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“Nina Simone: Four Women” - Understanding Racial Rage In The 60s

There are many remarkable things going on with “Nina Simone; Four Women,” a play with music, that is at the Unicorn Theatre of the Berkshire Theatre Group through September 5. The concept is compelling, the performances perfect, the writing astute and the music is phenomenal.

However, to me, the most mystifying element is that a work that is inspired and driven by anger is so rational, revealing, and even illuminating. I won’t go so far as saying it is healing, but you leave the theater understanding the emotions that consumed the African-American community in the 1960s.

In 1966, the singer-composer Nina Simone was so affected by the bombing of 16th Street Baptist Church in Birmingham, Alabama in 1963, she wrote a song titled “Four Women.” It was a tribute to the four young women who were murdered in that act of terrorism.

In the song, Simone created a portrait of four Black female stereotypes. There was Simone herself, Aunt Sarah, a God-fearing housecleaner, Sephronia young light-skinned activist and Sweet Thing a tough prostitute. The point of the song is that there can be no single portrait of any person. Each individual, no matter what color or background has worth as a human being.

Simone created the song out of anger about the bombing. Her goal was to express how the rest of America viewed African-American females – as invisible. If White society saw all Blacks as stereotypes, it helped to make the dead women seem almost anonymous – thus lessening the tragedy of their deaths.

Playwright Christine Ham, takes Simone’s concept one step further by bringing each representative to life on stage. This is not a quartet of unified friends, or a mutual admiration society. They are individuals who have the same goals, but their approach to a common problem is as diverse and as different as are their lives. Throughout the play they argue, discuss and come to a begrudging respect for one another.

And they sing. Oh, how they sing. There are a dozen songs in the piece that were either written by or associated with Nina Simone. Each number is presented not only as a thrilling musical interlude, but they serve as a dramatic punctuation mark to the onstage drama. And too, the uplifting gospel songs offer relief from the onstage tensions.

It’s safe to say, without the music “Four Women” could be little more than a didactic exercise. It’s also safe to say without the support of Dante Harrel making the musical orchestrations so theatrical they would not be so important to the play. He, on piano, and Diego Mongue on drums offer superb support on every number.

The same can be said about the excellent cast and direction. Felicia Curry is an unforgettable Nina Simone. She’s stern, egotistical, arrogant, articulate and intellectually reasonable. A potentially dislikeable presence, Curry redeems her by showing her as a figure filled with righteous passion.

In real life, the bombing changed the singer’s life. Instead of being content with a satisfying successful career that touched all genres of music, she devoted her talent to protesting the inequality of the races and used her fame for causes rather than just providing high quality entertainment.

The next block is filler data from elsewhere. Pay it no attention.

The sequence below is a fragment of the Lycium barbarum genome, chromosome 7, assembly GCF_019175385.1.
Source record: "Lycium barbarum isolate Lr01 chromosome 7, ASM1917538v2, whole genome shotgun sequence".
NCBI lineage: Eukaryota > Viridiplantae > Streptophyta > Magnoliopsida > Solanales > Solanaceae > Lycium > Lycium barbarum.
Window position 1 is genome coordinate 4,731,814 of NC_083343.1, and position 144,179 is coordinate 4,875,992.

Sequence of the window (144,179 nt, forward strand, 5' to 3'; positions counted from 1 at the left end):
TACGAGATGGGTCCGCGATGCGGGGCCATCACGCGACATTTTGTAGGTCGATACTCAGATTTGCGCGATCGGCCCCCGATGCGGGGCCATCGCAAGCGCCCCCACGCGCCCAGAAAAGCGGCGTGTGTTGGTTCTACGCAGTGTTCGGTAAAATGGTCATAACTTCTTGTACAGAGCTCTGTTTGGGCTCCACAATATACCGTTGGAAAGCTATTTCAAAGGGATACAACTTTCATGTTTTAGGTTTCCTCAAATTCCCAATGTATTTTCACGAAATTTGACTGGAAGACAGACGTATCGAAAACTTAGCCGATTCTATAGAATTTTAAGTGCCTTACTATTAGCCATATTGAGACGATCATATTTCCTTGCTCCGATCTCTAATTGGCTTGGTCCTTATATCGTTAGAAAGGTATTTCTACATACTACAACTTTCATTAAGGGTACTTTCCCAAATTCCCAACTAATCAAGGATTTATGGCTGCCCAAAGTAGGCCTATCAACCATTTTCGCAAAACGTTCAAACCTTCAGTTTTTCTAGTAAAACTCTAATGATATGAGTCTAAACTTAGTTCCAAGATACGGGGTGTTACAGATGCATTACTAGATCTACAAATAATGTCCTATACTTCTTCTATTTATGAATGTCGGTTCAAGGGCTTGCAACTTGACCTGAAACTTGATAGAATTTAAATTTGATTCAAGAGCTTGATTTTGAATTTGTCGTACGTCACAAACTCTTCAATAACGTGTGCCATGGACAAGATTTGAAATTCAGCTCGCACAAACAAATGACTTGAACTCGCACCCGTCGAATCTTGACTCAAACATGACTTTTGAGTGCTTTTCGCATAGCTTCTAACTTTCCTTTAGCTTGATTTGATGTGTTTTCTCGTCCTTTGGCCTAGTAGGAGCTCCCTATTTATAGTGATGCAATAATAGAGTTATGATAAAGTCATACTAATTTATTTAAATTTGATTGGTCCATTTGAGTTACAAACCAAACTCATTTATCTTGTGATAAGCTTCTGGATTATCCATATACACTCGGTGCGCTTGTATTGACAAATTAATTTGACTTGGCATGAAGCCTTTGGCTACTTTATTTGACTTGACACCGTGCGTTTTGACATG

Curry is magnetic throughout the work. Whether it be as an unsmiling, uncompromising and unrelenting spokesperson against passive activism, or a sounding board for others to express different views. Curry makes this an almost one-woman show.

But that doesn’t happen. The other actors might have less dynamic roles, but they portray them perfectly. Darlesia Cearcy creates a tender caring Aunt Sarah who is an excellent counterpoint to the sophisticated take-no-prisoners approach by Simone. Indeed, the two spend much of the first part of the show alone together on stage. They not only set the table for visits from the other two characters, their work defines the point of the play. That point is opposites can agree without agreeing on everything.

Sasha Hutchings is a gentle but strong young woman who believes in peaceful protest and prefers Martin Luther King over Malcolm X. But her light skin makes her a “Yellow” and even in the world of Black culture she is made to feel like an outsider.

The true outsider is Sweet Thing. Her life as a prostitute and her unpredictable rage makes her a disrespectful person with the other characters. Superior work by Najah Hetsberger forces the other characters and the audience to understand her as a person and see her profession as a means of survival. She makes the point that protest, just like surrender, comes in various shapes and forms.

Thanks to the direction of Gerry McIntyre the awkward form of the play finds a unified whole. His choreography brings a dynamic energy to the music numbers and his understanding of what the play is trying to say saves the experience from being a 90-minute lecture. McIntyre combines the soul of the music with the spirit of the play – making for an exceptional theater experience.

“Nina Simone: Four Women” through September 5 at Unicorn Theatre of Berkshire Theatre Group in Stockbridge, MA. for tickets and schedule information call 413-997-4444 or go to BerkshireTheatreGroup.org Proof of vaccination is needed and masks are mandatory inside theater.

Bob Goepfert is theater reviewer for the Troy Record.

The views expressed by commentators are solely those of the authors. They do not necessarily reflect the views of this station or its management.

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